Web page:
Brands are allocating ever higher budgets for influencer marketing, but a new study of Facebook-owned Instagram has found that huge sums are being lost to bots and other types of fraud, with India and Indonesia among the worst affected markets.

According to Swedish e-commerce start-up A Good Company and HypeAuditor, a data analytics firm, 26 million followers of Indian Instagram influencers are fake, leaving 38 million considered to be safe.

A similar number of accounts in Indonesia (25 million) are lost to either bots or mass followers, while Japan has seven million fraudulent users.

It means that India and Indonesia rank in the top four worst affected markets in the world, behind the US (49 million) and Brazil (27 million), and just ahead of Turkey (13 million). In total, Asian markets have 58 million fake users, Mumbrella reported.

Based on analysis of 1.84 million Instagram accounts across 82 countries, the research suggests that Instagram’s monthly active user data may be overrated by as much as 45% and that global marketing spend worth $744m is being wasted.

Part of the problem, it appears, is the large number of “engagement pods”, the system whereby groups of Instagrammers join forces to like and comment on each other’s posts to give them a boost.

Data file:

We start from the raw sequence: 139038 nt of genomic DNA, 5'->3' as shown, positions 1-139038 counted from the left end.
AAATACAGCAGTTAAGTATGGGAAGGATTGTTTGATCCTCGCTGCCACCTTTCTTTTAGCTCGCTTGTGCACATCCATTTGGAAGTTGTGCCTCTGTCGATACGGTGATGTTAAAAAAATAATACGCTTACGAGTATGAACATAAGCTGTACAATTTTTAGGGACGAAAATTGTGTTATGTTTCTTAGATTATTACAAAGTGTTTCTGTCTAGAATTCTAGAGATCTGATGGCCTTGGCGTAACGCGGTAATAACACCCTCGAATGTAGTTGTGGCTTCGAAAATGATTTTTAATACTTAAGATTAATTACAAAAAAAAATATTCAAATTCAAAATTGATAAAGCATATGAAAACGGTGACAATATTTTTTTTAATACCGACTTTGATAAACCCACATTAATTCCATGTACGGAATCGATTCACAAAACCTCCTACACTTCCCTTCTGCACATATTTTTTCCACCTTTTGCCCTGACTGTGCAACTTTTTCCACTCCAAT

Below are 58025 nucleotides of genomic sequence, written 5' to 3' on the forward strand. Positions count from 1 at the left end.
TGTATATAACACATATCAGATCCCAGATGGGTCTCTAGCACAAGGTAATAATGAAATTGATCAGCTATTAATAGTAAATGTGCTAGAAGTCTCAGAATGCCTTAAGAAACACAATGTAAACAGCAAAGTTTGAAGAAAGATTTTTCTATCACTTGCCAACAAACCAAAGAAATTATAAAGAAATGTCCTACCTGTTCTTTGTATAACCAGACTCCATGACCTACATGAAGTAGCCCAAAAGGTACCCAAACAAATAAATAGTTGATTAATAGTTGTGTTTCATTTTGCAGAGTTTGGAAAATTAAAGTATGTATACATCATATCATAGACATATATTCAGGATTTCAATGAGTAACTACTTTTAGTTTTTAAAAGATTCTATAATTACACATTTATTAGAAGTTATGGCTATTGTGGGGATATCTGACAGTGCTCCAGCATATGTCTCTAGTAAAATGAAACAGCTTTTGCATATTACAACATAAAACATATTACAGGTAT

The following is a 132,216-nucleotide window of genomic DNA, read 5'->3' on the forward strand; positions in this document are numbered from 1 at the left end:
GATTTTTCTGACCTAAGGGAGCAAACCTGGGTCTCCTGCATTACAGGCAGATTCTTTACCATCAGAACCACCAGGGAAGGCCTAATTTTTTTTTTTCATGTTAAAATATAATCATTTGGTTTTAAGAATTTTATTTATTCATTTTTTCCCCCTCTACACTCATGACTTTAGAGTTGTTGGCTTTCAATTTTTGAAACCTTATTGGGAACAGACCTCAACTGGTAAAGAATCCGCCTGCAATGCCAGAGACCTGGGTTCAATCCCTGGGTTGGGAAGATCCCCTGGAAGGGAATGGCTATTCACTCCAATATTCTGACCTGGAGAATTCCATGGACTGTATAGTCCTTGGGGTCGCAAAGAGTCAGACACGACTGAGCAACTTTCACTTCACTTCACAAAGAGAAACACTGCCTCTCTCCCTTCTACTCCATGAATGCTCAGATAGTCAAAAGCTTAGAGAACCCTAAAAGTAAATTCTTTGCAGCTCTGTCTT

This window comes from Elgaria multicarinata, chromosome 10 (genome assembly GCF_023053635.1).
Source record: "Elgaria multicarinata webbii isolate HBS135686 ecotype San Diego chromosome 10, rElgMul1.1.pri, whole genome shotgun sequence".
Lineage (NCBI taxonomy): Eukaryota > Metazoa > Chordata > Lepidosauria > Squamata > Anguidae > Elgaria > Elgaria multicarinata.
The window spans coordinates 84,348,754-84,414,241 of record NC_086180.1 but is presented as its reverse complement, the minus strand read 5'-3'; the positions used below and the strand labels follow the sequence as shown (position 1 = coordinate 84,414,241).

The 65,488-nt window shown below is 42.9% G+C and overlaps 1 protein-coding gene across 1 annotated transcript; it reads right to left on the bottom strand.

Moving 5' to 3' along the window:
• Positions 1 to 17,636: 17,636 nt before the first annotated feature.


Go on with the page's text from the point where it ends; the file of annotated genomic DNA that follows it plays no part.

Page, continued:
This is particularly true of micro-influencers, it is reported, who are also said to have the highest level of anomalies in followers and automatic likes.

Anders Ankarlid, co-founder and CEO of A Good Company, told Mumbrella that he was motivated to conduct the research after discovering discrepancies between the firm’s influencer marketing spend and its sales figures.

“We recommend looking further at the correlation between your influencer marketing spend and your sales numbers,” he said. “It could be that you are spending a big part of your budget on influencers without an organic following.”

Facebook said in response that “inauthentic activity has no place on Instagram” and that it is devoting significant resources to detect and stop this behaviour.

“Since the early days of Instagram, we have auto-detected and removed fake accounts to protect our community,” Facebook said. “Last year, we took the additional step of removing inauthentic likes, follows and comments from accounts that use third-party apps to boost their popularity.”

Sourced from Mumbrella; additional content by WARC staff